until 02.06. | #3915ARTatBerlin | DIEHL presents from 27. August 2023 the exhibition ANIMA ANIMALIS of the artist Oleg Kulik.
An exhibition by the artist, who was born in Ukraine and currently lives under house arrest in Russia.
Hardly any other artist has challenged the viewer as provocatively as Oleg Kulik with his performances in the 90s and 2000s.
No easy task, then. But Carsten, as has always been his way, very quickly and through his open curiosity and enthusiasm got to grips with Kulik’s world. A complex challenge in times of war.
Working with Carsten was a great pleasure and an eye-opener for the artist and for me, as in all other joint projects in the past.
Some exhibitions that will remain unforgettable for me.
The titles speak for themselves. Dieter Hacker “Der Künstler als Amokläufer”, Christiane Möbus “Rette sich wer kann”, Hommage to Christos Joachimides “Kunst im politischen Kampf”, Sergey Bratkov “Heartbreak” and now Oleg Kulik “Anima Animalis”.
Here the titles were programme. Art and provocative political attitudes were not a contradiction for Carsten, but a challenge. There he was in his element.
Carsten Ahrens was a companion and a friend. But I especially admired his uncompromising approach when it came to artists and their work. We often sat together for hours and I took great pains to explain why I was particularly interested in the works of a particular artist. When I later read his or her text, I often only understood what I had really meant. This was not without a certain humour. He was also a master of the art of subtle humour.
To use Zille’s words, a fine person, a reliable friend who enriched me with many motivating words and ideas, for which I am deeply grateful. After a long illness, Carsten now succumbed to his suffering far too early.
Let our joint exhibition be dedicated to the special memory of Carsten Ahrens.
Oleg Kulik, born in Kyiv, Ukraine in 1961, is undoubtedly one of the most radical artists of our time. After graduating from the Kyiv School of Art in 1979 and subsequently studying geology in 1982, which took him on numerous expeditions, his career in the visual arts began as curator of the Regina Gallery, one of the most influential underground galleries in Moscow, where he realised a number of spectacular exhibitions
Kulik began his artistic career as a sculptor with objects made of Plexiglas, which already focused on people’s perception of their immediate reality. However, he only attracted international attention when he made performance the central medium of his art and thus became one of the outstanding founders of Actionism in post-Soviet Russia, whose works are part of the collections of renowned European museums such as the Tate Modern in London or the Centre Georges Pompidou in Paris.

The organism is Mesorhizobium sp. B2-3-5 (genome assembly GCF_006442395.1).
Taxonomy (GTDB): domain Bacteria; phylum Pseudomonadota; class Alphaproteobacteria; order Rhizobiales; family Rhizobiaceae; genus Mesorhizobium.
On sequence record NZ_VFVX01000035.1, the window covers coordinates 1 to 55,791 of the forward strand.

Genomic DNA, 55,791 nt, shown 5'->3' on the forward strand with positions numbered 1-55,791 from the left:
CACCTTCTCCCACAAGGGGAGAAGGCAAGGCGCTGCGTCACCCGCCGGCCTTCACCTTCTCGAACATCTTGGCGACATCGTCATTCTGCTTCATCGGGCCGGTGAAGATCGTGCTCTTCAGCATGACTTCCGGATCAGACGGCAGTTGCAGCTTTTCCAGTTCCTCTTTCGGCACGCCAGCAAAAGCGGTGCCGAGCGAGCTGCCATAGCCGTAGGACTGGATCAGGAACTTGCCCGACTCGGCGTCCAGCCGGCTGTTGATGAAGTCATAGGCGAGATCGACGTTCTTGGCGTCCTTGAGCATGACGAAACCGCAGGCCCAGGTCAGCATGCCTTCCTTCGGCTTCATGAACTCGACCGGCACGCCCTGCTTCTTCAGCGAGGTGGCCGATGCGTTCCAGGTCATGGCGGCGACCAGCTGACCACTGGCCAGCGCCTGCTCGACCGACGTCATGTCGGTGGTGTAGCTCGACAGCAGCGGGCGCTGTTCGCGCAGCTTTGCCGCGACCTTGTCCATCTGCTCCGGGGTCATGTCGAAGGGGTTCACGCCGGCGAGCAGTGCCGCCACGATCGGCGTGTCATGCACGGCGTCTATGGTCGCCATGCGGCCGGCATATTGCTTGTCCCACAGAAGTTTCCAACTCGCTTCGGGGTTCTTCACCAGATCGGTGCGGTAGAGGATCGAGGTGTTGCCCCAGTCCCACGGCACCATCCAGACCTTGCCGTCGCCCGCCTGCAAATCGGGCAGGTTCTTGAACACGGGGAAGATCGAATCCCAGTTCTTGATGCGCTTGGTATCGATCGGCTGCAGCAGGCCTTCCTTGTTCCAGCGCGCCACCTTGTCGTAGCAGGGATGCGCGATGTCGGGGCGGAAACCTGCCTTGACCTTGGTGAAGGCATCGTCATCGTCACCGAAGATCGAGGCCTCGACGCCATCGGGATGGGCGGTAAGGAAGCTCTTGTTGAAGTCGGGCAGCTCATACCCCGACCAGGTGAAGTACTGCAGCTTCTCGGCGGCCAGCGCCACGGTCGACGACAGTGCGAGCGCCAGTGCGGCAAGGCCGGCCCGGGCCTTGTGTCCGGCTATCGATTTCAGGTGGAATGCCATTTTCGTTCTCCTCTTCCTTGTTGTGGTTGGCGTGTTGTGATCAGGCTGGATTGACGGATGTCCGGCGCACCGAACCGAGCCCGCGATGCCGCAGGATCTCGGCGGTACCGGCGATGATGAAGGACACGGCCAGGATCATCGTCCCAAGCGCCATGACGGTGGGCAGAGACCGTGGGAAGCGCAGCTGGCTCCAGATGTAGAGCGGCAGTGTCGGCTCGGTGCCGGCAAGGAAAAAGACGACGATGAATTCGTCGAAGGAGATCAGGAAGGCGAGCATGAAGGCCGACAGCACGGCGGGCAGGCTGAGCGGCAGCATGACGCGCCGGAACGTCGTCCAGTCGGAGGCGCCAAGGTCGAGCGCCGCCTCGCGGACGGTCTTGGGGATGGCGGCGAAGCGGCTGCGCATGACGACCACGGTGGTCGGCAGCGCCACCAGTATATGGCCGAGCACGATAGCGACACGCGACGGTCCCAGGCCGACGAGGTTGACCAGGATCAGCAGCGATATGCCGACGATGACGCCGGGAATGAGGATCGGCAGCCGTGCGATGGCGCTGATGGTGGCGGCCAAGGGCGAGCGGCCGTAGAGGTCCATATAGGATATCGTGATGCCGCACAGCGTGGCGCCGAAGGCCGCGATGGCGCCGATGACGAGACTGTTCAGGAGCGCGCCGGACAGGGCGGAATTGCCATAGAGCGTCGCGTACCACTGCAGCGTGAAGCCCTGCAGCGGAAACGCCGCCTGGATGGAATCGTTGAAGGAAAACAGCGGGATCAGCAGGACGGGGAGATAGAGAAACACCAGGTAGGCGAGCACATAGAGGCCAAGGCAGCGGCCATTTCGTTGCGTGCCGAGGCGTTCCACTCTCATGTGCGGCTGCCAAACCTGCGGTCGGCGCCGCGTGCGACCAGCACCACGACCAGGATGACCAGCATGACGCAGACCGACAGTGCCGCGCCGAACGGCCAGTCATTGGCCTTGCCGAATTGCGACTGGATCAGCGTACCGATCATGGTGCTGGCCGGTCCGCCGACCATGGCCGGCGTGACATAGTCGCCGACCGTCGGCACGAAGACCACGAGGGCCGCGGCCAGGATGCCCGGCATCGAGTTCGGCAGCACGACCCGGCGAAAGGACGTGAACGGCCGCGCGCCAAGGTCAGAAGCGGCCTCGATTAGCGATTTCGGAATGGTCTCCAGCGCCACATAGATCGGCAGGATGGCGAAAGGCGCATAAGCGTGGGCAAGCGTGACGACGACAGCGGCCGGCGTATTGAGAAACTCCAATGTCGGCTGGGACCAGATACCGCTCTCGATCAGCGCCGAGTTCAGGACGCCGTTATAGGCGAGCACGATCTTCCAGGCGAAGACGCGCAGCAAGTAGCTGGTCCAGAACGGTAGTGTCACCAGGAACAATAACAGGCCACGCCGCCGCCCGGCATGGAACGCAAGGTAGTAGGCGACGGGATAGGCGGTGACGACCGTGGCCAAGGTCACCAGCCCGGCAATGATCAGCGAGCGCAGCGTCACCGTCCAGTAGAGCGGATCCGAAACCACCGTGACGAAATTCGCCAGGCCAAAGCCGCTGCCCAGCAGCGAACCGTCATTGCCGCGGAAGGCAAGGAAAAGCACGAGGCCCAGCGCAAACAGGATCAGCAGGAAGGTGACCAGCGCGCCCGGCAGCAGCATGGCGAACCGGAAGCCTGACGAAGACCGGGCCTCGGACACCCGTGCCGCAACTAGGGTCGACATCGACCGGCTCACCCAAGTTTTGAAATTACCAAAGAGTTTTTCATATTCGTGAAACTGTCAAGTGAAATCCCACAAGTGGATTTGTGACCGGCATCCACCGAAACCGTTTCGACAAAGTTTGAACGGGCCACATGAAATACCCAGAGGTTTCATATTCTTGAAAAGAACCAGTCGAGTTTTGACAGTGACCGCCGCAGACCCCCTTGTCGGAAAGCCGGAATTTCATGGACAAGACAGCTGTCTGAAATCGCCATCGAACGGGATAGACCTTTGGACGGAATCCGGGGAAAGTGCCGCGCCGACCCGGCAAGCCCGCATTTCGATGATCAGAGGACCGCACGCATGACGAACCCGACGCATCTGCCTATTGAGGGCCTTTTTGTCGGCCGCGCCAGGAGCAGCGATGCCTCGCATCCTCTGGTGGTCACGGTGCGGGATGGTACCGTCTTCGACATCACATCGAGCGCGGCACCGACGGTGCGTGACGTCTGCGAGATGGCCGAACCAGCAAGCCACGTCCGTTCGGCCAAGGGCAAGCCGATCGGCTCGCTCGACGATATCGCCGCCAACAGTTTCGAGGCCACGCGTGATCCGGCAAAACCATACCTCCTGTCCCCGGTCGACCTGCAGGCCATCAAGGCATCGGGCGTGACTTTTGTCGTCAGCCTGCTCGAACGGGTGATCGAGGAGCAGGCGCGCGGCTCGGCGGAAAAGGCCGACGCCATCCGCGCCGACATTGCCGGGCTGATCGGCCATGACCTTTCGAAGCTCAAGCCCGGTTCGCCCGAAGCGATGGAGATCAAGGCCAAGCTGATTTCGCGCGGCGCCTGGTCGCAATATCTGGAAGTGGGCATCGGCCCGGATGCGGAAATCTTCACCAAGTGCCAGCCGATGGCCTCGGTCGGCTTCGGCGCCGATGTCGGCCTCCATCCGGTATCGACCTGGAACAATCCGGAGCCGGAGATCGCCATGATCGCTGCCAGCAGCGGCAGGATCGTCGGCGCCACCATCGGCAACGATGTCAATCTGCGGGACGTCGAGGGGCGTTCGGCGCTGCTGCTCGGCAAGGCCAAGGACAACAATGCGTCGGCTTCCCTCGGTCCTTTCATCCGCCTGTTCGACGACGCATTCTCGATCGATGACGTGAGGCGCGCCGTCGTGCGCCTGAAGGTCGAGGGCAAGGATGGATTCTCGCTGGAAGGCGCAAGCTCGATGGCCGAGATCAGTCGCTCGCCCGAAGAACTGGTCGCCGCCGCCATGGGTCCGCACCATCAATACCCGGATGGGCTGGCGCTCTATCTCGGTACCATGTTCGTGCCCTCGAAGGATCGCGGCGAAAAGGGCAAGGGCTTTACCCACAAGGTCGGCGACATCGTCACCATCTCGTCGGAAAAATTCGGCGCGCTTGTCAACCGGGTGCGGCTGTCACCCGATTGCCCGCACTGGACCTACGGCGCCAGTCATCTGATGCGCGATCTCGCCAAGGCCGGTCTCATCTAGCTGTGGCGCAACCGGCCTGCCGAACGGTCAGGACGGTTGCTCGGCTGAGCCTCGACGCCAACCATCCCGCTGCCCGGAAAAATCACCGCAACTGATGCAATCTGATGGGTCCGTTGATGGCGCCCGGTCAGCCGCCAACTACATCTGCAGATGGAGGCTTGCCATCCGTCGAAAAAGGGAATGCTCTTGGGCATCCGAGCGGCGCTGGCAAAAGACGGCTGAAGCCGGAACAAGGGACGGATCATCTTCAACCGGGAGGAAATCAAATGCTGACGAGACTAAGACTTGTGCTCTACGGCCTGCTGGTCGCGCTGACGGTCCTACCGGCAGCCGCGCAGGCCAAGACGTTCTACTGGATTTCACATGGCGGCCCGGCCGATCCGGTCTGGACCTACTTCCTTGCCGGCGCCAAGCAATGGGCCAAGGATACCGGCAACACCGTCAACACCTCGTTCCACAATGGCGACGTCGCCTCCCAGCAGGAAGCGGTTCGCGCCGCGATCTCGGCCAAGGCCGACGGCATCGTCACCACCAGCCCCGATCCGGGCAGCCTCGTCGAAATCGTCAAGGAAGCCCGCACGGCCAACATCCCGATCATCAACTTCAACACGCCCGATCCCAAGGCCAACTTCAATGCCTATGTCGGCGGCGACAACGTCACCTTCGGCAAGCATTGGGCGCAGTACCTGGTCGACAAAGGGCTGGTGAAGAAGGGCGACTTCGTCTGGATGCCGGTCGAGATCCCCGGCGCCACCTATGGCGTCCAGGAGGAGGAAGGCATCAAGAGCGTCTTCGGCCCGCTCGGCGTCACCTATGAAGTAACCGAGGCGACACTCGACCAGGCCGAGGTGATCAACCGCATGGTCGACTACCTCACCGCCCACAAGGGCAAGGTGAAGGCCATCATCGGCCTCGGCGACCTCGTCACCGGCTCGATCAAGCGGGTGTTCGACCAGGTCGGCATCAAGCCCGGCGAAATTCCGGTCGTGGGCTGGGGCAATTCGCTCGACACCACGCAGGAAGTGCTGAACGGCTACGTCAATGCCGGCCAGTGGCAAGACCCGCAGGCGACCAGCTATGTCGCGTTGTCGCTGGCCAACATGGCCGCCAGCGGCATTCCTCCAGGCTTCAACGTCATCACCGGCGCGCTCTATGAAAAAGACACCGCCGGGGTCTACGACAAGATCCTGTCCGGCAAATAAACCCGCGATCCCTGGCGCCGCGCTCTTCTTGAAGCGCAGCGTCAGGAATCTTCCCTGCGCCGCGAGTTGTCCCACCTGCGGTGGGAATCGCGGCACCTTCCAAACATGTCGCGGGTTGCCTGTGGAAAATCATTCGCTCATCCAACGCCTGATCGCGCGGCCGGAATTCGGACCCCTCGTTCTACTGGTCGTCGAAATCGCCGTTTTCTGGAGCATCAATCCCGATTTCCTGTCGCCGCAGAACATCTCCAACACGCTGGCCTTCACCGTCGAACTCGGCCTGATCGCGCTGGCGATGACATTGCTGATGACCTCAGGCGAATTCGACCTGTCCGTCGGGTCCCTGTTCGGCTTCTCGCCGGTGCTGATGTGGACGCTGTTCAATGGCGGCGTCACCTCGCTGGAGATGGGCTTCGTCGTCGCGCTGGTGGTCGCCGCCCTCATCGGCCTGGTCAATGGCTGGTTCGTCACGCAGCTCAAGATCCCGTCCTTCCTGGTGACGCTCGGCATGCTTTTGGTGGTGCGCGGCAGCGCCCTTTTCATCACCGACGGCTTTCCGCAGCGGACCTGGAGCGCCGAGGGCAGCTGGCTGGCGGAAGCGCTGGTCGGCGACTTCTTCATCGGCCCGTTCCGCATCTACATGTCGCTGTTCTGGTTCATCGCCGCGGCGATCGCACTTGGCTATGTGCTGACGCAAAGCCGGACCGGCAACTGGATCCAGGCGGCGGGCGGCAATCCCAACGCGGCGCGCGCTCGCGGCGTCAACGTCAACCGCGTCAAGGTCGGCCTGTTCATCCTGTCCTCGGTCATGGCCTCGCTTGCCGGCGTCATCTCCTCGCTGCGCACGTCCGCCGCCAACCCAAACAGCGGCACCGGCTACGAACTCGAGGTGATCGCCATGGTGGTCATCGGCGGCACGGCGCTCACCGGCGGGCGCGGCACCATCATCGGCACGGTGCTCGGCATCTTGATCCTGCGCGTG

In his early performances, Kulik slips into the role of a dog, abandons the animal corporeality of man tamed by reason and becomes entirely an instinct-driven animal being. Naked, wearing a dog collar alone and sometimes led by a handler on a leash, Kulik encounters the audience of his actions, defends his territory by barking and biting, breaks through all the conditions of human behaviour and breaks through to the deeper animal instincts.
In numerous action series under titles such as The Mad Dog or Last Taboo Guarded by Alone Cerberus, Moscow 1991, or I Bite America and America Bites Me, Deitch Projects, New York 1997, an allusion to Joseph Beuys’ famous performance I Like America and America Likes Me with a coyote at the René Block Gallery in New York, Oleg Kulik has provoked and often shocked art audiences in important art institutions such as the Kunsthaus Zurich, the Stedelijk Museum in Ghent, the Vienna Secession and the Moderna Museet in Stockholm. In 1996, during the Interpol exhibition in Stockholm, a scandal finally broke out when an art collector did not heed Kulik’s warning not to come too close to the artist during his performance and was consequently bitten by the dog impersonated by Oleg Kulik. Kulik was subsequently placed under arrest by the Swedish police. This incident became the model for the famous final sequence in the Cannes Palme d’Or-winning film The Square by Ruben Östlund, one of the most profound examinations of the decline of values in the tides of the contemporary art system. There, an action artist slips into the role of a monkey who ignores all the aloofness of an artistic performance and, on the occasion of a Friends of the Museum dinner, gives free rein to his aggression towards this audience.
In many other actions, such as Deep into Russia, 1993, Kulik Is a Bird in Fact, St. Petersburg 1995, or Horses of Bretagne, 1998, Oleg Kulik has slipped into the roles of other animals or has thematised the coexistence of humans with animals in not infrequently scandalous constellations. Loosely based on Francis of Assisi, who said: “All creatures of the earth love, suffer and die like us, so they are equal works of the almighty Creator – our brothers,” Kulik is thus on the trail of an idea that Joseph Beuys first formulated in 1969 with his proclamation of a party for animals.
In addition to his actions, which Kulik definitely also understands as sculptural manifestations, he has also been working in the field of sculpture again for years. The exhibition at Galerie Volker Diehl shows selected actions by the artist with photographic series and excerpts from videos as well as significant examples of his sculptural work.
Carsten Ahrens (1961-2023)
Opening: Thursday, 27. April 2023, 6pm – 9pm
Exhibition Dates: Thursday, 27. April until Friday, 2. June 2023To the Gallery
Image caption: Oleg Kulik, I Bite America, America Bites me, 1997
Exhibition Oleg Kulik – DIEHL | Zeitgenössische Kunst in Berlin | Contemporary Art | Ausstellungen Berlin Galerien | ART at Berlin